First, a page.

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On the subjective acceptance during cardiovascular magnetic resonance imaging at 7.0 Tesla
© Klix et al; licensee BioMed Central Ltd. 2015
- Published: 3 February 2015
- Cardiovascular Magnetic Resonance
- Muscular Contraction
- Cardiac Disease
- Magnetic Field Strength
- Magnetic Resonance Imaging Examination
A growing number of reports speak about explorations into cardiovascular magnetic resonance (CMR) at ultrahigh magnetic field strengths (UHF-CMR, B0≥7.0T). En route to broader UHF-CMR studies it is of relevance to scrutinize how UHF-CMR examinations are tolerated by subjects. Realizing this need this study examines the subjective acceptance during UHF-CMR in a cohort of healthy volunteers who underwent a cardiac MR examination at 7.0 T.
Within a period of two and a half years (January 2012 to June 2014) a total of 165 healthy volunteers (41 female, 124 male) without any known history of cardiac disease underwent UHF-CMR. For the assessment of the subjective acceptance a questionnaire was used to examine the participants experience prior, during and after the UHF-CMR examination. For this purpose, the subjects were asked to respond to the questionnaire in an exit interview held immediately after the completion of the UHF-CMR examination under supervision of a study nurse to ensure accurate understanding of the questions. All questions were answered with "yes" or "no" including extra space for additional comments.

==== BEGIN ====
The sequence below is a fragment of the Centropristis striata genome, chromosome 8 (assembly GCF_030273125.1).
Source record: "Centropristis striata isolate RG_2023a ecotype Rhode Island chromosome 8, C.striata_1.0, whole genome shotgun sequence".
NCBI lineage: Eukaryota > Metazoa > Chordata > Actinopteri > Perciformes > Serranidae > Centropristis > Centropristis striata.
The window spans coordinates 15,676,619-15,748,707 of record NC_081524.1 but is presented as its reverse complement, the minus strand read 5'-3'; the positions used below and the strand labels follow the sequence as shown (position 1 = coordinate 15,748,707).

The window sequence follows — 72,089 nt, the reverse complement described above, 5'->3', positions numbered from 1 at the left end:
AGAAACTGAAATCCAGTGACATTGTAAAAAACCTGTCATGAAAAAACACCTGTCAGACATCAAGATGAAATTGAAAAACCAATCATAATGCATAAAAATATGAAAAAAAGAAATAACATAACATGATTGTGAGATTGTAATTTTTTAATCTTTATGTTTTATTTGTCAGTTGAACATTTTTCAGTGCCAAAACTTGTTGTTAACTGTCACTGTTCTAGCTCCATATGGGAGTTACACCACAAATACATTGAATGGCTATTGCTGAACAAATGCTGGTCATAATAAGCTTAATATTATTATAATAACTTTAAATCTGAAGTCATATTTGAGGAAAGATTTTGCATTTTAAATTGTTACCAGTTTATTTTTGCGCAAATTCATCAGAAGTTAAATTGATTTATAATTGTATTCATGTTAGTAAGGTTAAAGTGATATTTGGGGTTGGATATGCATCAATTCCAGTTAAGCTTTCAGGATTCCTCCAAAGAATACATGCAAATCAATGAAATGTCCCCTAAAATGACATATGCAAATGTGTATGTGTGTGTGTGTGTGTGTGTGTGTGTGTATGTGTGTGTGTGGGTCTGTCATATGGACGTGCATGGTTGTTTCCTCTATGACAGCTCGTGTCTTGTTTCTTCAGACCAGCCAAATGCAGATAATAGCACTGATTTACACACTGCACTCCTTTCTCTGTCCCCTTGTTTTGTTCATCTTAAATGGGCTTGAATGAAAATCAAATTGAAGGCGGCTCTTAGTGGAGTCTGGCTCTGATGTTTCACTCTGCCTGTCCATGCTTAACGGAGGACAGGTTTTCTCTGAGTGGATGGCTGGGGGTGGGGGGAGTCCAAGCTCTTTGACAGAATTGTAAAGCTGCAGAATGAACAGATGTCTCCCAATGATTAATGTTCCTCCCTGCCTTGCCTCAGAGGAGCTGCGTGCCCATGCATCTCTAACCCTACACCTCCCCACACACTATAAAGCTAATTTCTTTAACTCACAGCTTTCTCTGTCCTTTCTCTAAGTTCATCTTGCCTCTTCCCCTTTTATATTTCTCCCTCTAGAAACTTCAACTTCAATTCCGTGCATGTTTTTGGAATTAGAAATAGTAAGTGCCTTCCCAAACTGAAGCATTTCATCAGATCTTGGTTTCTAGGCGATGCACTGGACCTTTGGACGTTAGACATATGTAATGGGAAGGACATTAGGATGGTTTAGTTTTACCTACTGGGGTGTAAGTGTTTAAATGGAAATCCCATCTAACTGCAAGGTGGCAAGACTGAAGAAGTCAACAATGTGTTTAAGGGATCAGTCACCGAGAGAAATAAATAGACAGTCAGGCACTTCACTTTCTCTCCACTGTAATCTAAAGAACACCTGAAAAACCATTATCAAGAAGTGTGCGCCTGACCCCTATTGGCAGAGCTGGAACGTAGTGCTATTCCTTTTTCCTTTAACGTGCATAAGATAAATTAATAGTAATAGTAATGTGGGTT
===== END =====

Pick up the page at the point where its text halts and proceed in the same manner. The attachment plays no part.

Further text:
Transient muscular contraction was documented in 12.7% of the questionnaires. Muscular contraction was reported to occur only during periods of scanning with the magnetic field gradients being rapidly switched. Dizziness during the study was reported by 12.7% of the subjects. Taste of metal was reported by 10.1% of the study population. Light flashes were reported by 3.6% of the entire cohort. 13% of the subjects reported side effects/observations which were not explicitly listed in the questionnaire but covered by the question about other side effects and observations. No severe side effects as vomiting or syncope after scanning occurred. No increase in heart rate was observed during the UHF-CMR exam versus the baseline clinical examination.
This study adds to the literature by detailing the subjective acceptance of cardiovascular magnetic resonance imaging examinations at a magnetic field strength of 7.0 T. Cardiac MR examinations at 7.0 T are well tolerated by healthy subjects. Broader observational and multi-center studies including patient cohorts with cardiac diseases are required to gain further insights into the subjective acceptance of UHF-CMR examinations.
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